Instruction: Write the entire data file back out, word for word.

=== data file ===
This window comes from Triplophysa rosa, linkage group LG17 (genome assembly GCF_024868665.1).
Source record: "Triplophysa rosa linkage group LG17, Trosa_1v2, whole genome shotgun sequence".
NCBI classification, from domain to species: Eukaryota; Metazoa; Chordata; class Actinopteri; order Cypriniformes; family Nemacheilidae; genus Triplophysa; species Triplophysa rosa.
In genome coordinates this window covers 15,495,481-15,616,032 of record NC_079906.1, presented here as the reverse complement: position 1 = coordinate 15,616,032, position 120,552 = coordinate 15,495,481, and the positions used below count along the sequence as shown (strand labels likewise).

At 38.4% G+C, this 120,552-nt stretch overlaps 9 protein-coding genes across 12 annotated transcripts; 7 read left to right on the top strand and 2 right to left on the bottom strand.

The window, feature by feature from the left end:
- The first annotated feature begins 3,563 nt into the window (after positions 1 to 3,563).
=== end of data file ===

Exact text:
This window comes from Triplophysa rosa, linkage group LG17 (genome assembly GCF_024868665.1).
Source record: "Triplophysa rosa linkage group LG17, Trosa_1v2, whole genome shotgun sequence".
NCBI classification, from domain to species: Eukaryota; Metazoa; Chordata; class Actinopteri; order Cypriniformes; family Nemacheilidae; genus Triplophysa; species Triplophysa rosa.
In genome coordinates this window covers 15,495,481-15,616,032 of record NC_079906.1, presented here as the reverse complement: position 1 = coordinate 15,616,032, position 120,552 = coordinate 15,495,481, and the positions used below count along the sequence as shown (strand labels likewise).

At 38.4% G+C, this 120,552-nt stretch overlaps 9 protein-coding genes across 12 annotated transcripts; 7 read left to right on the top strand and 2 right to left on the bottom strand.

The window, feature by feature from the left end:
- The first annotated feature begins 3,563 nt into the window (after positions 1 to 3,563).